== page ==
Nope, no names for my bike even though I really enjoy riding it. It's just a thing and it could be replaced, although it would be difficult to find a replacement I would enjoy as much.
 

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Discussion Starter · #11 ·
Herd of Hogs Block Highway...

Travelling Thursday on Hwy 98 in Northern Arizona, between Kaibito and Page, our rapid pace was blocked by a "herd of Hogs." And I mean blocked! Twelve Hardley Ablesons followed by the tour operator's chase truck, riding ten miles under the limit. This is a part of the state where traffic flows 10-15 mph above the posted. The last six bikes were packed up agaist the chase vehicle with no gaps to allow passing. Ten or more travelers and commercial vehicles were trapped for twenty miles until we hit Page. If you go on tour when you don't know how to ride, take your mother with you to remind you of road manners. We were soo pissed, we had to drive over to the North Rim of the Grand Canyon and check out the view.

The scene over at the Grand Canyon Lodge was pretty funny. The boys and girls on their tassle adorned rides paraded in to the parking area as grand as royalty carried in on their gold plated throne. All the shinny parts did impress the assembled hikers. The uniforms and T-Shirts set new levels for style. Most impressive was the sound of straight pipes attached the the tractor motors. Clackety clack..blatt, clackety, etc. If not for the lone ST and Suzuki V-Strom, my faith in the motorcycle family would have been completely deflated.

Now home safe in San Diego,
BAGSTR
 

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Re: Herd of Hogs Block Highway...

BAGSTR said:
If you go on tour when you don't know how to ride, take your mother with you to remind you of road manners.
Hate that! Really must've been wishing for the bike at that moment, so you could pick through them.

I did that one time, and got one finger salutes from all involved, but I'll bet the poor cagers behind them were wishing they could get the same salute.

Do these bozos really get enough satisfaction from being 'in front' to outweigh the sense that people are sitting there 'waiting on them,' 'breathing down their ride-free-or-die necks?' Why not be pirate-attired heros and let all the faster-moving Winnebagos go past?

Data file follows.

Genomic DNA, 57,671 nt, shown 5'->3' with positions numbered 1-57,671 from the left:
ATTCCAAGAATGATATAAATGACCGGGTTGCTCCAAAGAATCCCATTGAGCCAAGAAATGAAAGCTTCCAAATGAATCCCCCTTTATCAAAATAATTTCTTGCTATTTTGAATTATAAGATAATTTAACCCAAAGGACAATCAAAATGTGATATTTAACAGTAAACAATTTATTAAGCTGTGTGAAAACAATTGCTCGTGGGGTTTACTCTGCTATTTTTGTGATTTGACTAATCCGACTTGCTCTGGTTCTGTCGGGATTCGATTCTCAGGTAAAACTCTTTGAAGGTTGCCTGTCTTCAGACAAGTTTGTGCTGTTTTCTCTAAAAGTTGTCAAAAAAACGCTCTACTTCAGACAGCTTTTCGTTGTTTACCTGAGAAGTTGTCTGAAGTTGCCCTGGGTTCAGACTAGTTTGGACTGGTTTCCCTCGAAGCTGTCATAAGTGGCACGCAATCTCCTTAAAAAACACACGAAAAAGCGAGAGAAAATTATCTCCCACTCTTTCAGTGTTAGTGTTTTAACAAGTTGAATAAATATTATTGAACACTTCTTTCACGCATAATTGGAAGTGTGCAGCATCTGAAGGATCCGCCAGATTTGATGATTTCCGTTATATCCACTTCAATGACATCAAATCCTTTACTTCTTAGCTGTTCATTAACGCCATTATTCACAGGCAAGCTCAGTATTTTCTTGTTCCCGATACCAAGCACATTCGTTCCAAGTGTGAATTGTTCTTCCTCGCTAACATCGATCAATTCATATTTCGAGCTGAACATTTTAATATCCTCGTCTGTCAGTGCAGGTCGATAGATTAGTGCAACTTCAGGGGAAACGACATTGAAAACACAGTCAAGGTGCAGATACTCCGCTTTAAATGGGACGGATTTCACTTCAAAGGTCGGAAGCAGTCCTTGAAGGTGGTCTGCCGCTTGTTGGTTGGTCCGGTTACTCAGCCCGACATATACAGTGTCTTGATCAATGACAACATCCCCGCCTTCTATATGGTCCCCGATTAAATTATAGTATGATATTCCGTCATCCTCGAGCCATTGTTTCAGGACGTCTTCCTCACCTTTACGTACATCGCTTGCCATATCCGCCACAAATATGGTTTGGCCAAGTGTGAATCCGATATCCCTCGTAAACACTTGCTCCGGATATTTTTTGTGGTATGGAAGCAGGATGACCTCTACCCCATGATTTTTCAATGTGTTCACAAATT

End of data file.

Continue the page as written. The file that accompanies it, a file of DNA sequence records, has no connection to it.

:)
 

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Re: Herd of Hogs Block Highway...

Liquidsilver said:
Why not be pirate-attired heros and let all the faster-moving Winnebagos go past?
Liquid you're even crueller than that barbarian buddy of yours, 20valves. He's been sullying Effie's good name again with cruel remarks about her "big boned-ness" and now here you are pickin on a motorcycle, engine design and "Easy Rider Delusion" thats got more years on it than a jurassic fossil........R1 owners...not respect !
 

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I actually wasn't dissing the bikes (this time). Those bikes are capable of riding faster than most Winnebagos... I'm just dissing those specific riders that choose to ride slowly (which is fine) but refuse to acknowledge the population behind them.

If you want to ride below the speed limit, why not let people around? They'll hate you much less! You might even get a happy wave.



:)
 

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Discussion Starter · #15 ·
Wish I had the Bike!

Liquid,

You bet. The wife had to restrain me with the Toyota. Blowing through the "trash" would have been sweet. A nice wave to the boys and girls on their dream ride with a Hardley.

Actually, travelling the West, most of the roads were straight and I enjoyed the protection of the cage. Every now and then the twisties would appear and the urge to rock would bubble up. The trip really made me appreciate the terrain around the San Diego Homesite. We do have the full complement of up down, left right. Trouble is, since my return from the road trip, events have been too busy to cut lose. Watch out tires when I finally get a day off.

In San Diego,
BAGSTR